Trump welcomes North Korea's decision to dismantle nuclear test site

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North Korea to hold 'ceremony' for dismantling its nuclear test site on May 23-25

United States President Donald Trump lauded North Korea leader Kim Jong-un's decision to dismantle the Nuclear Test Site this month.

North Korea is continuing to make grand gestures ahead of its upcoming summit with the USA and South Korea, announcing on Saturday that it will dismantle its only known nuclear test site, complete with an accompanying ceremony, between May 23 and 25 (depending on the weather). "Thank you, a very smart and gracious gesture!", Trump wrote on Twitter.

On Sunday, the South's presidential spokesman Kim Eui-kyeom welcomed the announcement as an expression of the North's intention to carry out its agreement, reached during last month's inter-Korean summit, "not through words but through action".

Kim is also scheduled to meet US President Donald Trump next month.

Following the Moon-Kim summit, Moon's office said Kim was willing to disclose the process to worldwide experts, but the North's statement Saturday didn't include any mention about allowing experts on the site.

Despite that, China has long opposed any measures that could topple Kim's regime, possibly sending a wave of refugees into its northeast and bringing the prospect of US and South Korean troops on its border.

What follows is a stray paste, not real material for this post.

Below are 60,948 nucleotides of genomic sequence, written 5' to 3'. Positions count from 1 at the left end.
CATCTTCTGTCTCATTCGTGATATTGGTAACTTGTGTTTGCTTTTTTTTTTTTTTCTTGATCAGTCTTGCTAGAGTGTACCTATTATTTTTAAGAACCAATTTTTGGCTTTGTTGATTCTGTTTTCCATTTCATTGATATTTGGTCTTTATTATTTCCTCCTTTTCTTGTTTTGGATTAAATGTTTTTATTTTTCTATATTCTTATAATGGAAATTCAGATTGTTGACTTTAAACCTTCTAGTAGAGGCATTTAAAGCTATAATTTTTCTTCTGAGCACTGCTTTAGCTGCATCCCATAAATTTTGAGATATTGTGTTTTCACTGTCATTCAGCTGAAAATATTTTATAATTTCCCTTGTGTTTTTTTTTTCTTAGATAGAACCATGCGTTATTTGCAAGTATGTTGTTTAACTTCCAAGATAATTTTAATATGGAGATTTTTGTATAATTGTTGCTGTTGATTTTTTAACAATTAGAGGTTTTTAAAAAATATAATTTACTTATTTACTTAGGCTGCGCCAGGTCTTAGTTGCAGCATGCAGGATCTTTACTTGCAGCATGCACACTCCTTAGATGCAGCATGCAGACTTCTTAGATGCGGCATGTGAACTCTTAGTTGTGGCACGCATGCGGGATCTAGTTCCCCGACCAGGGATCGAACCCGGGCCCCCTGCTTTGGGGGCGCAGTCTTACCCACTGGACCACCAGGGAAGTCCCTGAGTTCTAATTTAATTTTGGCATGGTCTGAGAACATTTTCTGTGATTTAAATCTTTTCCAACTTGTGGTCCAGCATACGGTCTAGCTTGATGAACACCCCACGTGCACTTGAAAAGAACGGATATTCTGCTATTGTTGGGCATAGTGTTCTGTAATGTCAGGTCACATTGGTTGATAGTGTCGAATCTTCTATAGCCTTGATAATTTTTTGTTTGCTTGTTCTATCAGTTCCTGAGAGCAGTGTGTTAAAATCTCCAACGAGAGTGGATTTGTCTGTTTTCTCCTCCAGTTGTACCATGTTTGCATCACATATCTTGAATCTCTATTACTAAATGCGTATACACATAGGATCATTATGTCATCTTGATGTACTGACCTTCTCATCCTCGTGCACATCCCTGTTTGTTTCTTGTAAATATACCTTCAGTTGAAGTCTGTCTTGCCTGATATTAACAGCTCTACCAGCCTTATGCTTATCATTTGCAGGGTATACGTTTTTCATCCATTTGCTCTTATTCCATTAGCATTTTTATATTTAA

"All worldwide journalists will be provided with a charter flight into Wonsan, a port city in eastern North Korea, from Beijing, " KCNA said. This could satisfy Trump but undermine the alliance between Washington and Seoul.

North Korea's six known nuclear tests have taken place in Punggye-ri, a location in the northeastern part of North Korea where a system of tunnels has been dug under Mount Mantap.

This would be the first time for North Korea to allow foreign media to visit the Punggye-ri nuclear test site in nation's northeast. It adds that worldwide journalists will be welcomed into the country "to conduct on-the-spot coverage in order to show in a transparent manner the dismantlement of the northern nuclear test ground".

North Korean Ministry of Foreign Affairs pledged transparency and laid out plans Saturday to dismantle the country's nuclear testing site.

Analysts said the move was positive but limited in its scope. "It will make it more hard for Kim Jong Un to deny inspections now that he has placed them on the table".

The spectacle of the North shuttering and even destroying its nuclear facilities is not new.

The rogue nation will start to take the facility apart on May 23, with global media watching.

Kim is expected to demand that the USA pledge to accept the continuation of North Korea's hereditary regime in return for vowing to achieve denuclearization on the divided peninsula in a "phased" and "synchronized" manner.

The North went on to conduct its second nuclear test in May 2009.

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